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    Exact symbolic artificial intelligence for faster, better assessment of AI fairness

    The justice system, banks, and private companies use algorithms to make decisions that have profound impacts on people’s lives. Unfortunately, those algorithms are sometimes biased — disproportionately impacting people of color as well as individuals in lower income classes when they apply for loans or jobs, or even when courts decide what bail should be set while a person awaits trial.

    MIT researchers have developed a new artificial intelligence programming language that can assess the fairness of algorithms more exactly, and more quickly, than available alternatives.

    Their Sum-Product Probabilistic Language (SPPL) is a probabilistic programming system. Probabilistic programming is an emerging field at the intersection of programming languages and artificial intelligence that aims to make AI systems much easier to develop, with early successes in computer vision, common-sense data cleaning, and automated data modeling. Probabilistic programming languages make it much easier for programmers to define probabilistic models and carry out probabilistic inference — that is, work backward to infer probable explanations for observed data.

    “There are previous systems that can solve various fairness questions. Our system is not the first; but because our system is specialized and optimized for a certain class of models, it can deliver solutions thousands of times faster,” says Feras Saad, a PhD student in electrical engineering and computer science (EECS) and first author on a recent paper describing the work. Saad adds that the speedups are not insignificant: The system can be up to 3,000 times faster than previous approaches.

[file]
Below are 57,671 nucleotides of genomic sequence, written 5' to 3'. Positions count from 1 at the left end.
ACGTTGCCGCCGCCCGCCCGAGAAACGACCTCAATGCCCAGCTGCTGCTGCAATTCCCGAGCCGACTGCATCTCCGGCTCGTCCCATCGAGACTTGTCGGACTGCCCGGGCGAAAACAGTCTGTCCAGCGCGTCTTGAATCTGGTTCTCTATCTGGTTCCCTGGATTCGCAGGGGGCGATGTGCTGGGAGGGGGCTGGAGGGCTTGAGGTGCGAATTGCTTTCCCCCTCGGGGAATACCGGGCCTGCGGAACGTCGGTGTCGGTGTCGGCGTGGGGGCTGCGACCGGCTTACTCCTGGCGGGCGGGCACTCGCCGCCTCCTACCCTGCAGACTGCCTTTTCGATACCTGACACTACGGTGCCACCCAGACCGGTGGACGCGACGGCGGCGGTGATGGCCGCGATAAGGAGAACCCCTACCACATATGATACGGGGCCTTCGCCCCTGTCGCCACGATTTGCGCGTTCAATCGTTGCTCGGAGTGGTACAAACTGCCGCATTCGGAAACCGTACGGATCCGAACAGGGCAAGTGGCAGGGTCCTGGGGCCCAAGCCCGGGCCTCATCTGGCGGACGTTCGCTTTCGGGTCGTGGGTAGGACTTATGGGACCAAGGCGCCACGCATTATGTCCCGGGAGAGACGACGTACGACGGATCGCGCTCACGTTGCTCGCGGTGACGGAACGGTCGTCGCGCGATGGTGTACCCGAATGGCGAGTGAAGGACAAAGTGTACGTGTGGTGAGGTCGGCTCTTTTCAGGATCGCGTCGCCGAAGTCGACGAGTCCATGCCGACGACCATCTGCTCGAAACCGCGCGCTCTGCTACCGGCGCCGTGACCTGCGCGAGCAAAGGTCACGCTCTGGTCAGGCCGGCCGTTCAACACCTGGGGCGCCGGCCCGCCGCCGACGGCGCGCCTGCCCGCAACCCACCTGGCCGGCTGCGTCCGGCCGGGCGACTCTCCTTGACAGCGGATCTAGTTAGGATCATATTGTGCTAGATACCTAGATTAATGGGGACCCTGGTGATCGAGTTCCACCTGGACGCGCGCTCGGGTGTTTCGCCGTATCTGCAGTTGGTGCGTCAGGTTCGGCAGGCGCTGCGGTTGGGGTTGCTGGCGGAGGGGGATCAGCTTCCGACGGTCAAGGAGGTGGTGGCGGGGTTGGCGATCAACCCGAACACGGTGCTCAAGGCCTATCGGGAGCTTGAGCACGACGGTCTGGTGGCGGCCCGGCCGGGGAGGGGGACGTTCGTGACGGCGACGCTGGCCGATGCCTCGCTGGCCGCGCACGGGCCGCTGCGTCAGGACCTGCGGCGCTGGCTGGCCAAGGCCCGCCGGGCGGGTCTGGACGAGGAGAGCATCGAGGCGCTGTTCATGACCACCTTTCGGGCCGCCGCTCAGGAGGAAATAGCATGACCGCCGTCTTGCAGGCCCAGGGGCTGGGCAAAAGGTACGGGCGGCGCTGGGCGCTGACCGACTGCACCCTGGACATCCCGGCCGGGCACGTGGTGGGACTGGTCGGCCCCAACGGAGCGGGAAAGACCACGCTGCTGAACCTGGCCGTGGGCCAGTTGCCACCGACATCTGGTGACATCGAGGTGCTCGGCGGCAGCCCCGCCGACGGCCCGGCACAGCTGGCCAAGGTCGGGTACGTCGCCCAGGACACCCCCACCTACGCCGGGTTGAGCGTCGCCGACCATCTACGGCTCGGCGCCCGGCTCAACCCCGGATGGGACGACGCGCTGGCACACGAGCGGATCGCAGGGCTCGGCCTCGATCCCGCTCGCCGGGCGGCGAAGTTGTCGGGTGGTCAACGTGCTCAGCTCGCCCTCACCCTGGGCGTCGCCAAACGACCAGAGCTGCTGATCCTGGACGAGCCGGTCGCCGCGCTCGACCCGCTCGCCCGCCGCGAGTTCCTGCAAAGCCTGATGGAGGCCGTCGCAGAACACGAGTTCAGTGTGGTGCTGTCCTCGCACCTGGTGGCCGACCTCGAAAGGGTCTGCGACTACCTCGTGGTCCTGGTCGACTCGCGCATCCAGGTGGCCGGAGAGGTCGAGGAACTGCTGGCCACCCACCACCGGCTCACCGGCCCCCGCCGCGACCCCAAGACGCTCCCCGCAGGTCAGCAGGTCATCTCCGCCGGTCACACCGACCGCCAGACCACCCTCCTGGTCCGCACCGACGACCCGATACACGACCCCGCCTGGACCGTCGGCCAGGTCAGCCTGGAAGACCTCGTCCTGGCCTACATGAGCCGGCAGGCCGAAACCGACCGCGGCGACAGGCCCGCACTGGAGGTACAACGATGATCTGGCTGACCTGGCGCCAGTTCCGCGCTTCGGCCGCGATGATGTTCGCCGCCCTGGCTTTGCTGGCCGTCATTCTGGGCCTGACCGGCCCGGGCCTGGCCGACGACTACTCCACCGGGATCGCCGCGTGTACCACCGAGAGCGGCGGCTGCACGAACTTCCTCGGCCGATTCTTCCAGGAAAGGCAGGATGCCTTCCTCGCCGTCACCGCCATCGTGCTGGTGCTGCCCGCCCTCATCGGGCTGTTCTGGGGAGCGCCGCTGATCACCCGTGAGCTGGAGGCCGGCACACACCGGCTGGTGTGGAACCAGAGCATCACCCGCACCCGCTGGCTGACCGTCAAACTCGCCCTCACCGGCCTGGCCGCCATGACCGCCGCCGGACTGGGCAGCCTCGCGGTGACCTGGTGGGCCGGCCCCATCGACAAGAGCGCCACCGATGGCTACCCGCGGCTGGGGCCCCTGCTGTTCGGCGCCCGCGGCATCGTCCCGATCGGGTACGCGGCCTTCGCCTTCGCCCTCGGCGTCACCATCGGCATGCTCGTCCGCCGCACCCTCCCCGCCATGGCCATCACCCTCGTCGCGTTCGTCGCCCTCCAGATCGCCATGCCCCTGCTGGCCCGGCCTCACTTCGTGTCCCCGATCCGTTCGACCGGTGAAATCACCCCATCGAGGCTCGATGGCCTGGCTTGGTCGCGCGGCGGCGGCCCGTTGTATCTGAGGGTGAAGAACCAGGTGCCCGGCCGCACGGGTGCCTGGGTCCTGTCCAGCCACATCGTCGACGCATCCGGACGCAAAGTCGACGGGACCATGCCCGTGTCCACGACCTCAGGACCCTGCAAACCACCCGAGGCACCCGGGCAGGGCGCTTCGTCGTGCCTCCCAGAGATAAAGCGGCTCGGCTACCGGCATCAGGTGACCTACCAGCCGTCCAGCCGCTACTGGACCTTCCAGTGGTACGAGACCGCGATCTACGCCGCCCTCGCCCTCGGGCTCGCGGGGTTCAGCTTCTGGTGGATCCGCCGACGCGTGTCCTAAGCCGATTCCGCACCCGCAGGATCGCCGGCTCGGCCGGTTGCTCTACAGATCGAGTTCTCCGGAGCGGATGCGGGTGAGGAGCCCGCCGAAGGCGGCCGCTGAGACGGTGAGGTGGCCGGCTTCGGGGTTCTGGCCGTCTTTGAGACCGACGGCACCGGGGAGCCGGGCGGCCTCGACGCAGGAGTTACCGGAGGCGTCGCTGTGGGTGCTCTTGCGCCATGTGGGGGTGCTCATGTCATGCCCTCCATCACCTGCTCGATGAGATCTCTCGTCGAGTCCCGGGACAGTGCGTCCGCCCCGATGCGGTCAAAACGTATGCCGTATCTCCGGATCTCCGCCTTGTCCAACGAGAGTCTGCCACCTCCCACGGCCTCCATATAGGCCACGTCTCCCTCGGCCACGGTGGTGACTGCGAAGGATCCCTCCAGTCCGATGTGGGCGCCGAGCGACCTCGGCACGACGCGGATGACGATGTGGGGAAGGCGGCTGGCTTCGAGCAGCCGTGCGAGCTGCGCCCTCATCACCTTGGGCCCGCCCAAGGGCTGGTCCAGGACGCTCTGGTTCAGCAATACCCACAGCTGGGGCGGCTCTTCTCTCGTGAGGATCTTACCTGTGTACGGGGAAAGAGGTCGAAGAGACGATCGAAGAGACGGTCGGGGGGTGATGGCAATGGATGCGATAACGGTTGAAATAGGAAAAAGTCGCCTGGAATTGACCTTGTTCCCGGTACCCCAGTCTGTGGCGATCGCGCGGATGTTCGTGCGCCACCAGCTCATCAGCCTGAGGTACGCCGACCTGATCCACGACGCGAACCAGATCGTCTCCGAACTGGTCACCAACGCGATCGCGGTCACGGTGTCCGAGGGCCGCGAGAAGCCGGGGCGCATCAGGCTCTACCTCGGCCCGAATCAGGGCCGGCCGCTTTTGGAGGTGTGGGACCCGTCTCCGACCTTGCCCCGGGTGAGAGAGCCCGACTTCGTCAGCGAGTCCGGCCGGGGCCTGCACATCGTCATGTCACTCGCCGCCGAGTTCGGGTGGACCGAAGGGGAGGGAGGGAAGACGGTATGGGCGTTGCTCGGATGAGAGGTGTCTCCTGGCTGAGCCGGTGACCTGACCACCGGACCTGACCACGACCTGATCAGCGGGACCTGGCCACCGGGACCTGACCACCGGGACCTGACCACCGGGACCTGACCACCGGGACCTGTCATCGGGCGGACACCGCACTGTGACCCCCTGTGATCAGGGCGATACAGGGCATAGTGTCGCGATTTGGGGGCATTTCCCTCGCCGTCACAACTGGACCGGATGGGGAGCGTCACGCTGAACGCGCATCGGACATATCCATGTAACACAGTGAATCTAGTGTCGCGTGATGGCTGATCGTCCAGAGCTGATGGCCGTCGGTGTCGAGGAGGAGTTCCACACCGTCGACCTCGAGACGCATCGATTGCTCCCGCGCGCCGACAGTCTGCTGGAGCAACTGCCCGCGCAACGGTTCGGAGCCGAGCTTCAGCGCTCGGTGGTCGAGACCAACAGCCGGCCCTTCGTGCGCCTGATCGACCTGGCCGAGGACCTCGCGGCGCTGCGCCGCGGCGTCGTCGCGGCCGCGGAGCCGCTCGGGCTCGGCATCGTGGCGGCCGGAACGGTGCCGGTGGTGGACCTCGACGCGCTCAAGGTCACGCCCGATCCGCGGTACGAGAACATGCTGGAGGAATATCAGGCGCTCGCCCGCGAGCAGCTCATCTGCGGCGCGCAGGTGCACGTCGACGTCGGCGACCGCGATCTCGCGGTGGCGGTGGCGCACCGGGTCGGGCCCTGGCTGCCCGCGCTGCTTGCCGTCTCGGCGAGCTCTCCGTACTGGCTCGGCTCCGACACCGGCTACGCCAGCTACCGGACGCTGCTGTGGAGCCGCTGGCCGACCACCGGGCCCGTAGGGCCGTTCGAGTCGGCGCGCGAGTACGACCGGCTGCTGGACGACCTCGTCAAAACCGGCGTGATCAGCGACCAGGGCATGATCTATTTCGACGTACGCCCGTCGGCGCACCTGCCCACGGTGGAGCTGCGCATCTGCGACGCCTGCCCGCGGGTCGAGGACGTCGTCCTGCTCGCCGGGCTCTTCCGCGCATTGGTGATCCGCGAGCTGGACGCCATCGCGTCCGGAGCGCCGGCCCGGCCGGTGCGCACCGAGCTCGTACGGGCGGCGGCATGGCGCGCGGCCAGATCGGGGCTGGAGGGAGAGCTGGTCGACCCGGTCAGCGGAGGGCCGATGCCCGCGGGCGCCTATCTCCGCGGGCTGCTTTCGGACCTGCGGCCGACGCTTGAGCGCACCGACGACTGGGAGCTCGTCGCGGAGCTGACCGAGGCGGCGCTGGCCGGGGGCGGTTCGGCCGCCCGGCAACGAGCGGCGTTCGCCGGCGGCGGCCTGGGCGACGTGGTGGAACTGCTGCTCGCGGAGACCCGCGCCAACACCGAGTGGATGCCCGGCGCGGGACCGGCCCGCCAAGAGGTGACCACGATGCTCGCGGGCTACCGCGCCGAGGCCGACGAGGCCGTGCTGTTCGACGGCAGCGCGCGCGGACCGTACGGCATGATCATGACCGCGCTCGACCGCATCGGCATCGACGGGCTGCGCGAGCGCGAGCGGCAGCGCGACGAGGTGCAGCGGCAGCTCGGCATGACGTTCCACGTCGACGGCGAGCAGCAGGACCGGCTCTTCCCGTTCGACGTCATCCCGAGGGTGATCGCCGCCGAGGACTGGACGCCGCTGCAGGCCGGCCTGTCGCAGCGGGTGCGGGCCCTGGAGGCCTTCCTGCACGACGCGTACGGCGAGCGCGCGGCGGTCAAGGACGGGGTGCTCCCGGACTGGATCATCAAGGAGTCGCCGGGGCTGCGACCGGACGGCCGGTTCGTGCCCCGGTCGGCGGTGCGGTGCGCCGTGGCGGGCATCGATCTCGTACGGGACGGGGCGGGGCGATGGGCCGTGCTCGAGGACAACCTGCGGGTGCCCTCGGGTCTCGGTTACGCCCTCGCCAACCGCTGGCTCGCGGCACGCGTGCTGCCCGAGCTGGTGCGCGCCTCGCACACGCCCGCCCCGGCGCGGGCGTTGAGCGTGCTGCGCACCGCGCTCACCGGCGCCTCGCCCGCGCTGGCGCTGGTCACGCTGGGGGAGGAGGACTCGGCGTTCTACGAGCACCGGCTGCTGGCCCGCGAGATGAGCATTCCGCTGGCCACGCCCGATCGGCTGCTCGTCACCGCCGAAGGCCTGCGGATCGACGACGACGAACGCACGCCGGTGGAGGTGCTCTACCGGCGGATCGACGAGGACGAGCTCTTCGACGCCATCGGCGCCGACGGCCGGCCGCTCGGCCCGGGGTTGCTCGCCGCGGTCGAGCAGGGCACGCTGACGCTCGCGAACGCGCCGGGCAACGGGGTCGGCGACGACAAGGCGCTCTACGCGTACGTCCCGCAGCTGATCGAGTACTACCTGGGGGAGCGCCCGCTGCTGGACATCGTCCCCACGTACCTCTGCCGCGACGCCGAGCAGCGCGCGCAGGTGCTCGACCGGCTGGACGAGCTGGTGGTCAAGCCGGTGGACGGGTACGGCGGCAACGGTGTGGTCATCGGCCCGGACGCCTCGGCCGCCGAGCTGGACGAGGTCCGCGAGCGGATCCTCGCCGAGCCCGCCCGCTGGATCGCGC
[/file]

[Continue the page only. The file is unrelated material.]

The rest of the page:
SPPL gives fast, exact solutions to probabilistic inference questions such as “How likely is the model to recommend a loan to someone over age 40?” or “Generate 1,000 synthetic loan applicants, all under age 30, whose loans will be approved.” These inference results are based on SPPL programs that encode probabilistic models of what kinds of applicants are likely, a priori, and also how to classify them. Fairness questions that SPPL can answer include “Is there a difference between the probability of recommending a loan to an immigrant and nonimmigrant applicant with the same socioeconomic status?” or “What’s the probability of a hire, given that the candidate is qualified for the job and from an underrepresented group?”

    SPPL is different from most probabilistic programming languages, as SPPL only allows users to write probabilistic programs for which it can automatically deliver exact probabilistic inference results. SPPL also makes it possible for users to check how fast inference will be, and therefore avoid writing slow programs. In contrast, other probabilistic programming languages such as Gen and Pyro allow users to write down probabilistic programs where the only known ways to do inference are approximate — that is, the results include errors whose nature and magnitude can be hard to characterize.

    Error from approximate probabilistic inference is tolerable in many AI applications. But it is undesirable to have inference errors corrupting results in socially impactful applications of AI, such as automated decision-making, and especially in fairness analysis.

    Jean-Baptiste Tristan, associate professor at Boston College and former research scientist at Oracle Labs, who was not involved in the new research, says, “I’ve worked on fairness analysis in academia and in real-world, large-scale industry settings. SPPL offers improved flexibility and trustworthiness over other PPLs on this challenging and important class of problems due to the expressiveness of the language, its precise and simple semantics, and the speed and soundness of the exact symbolic inference engine.”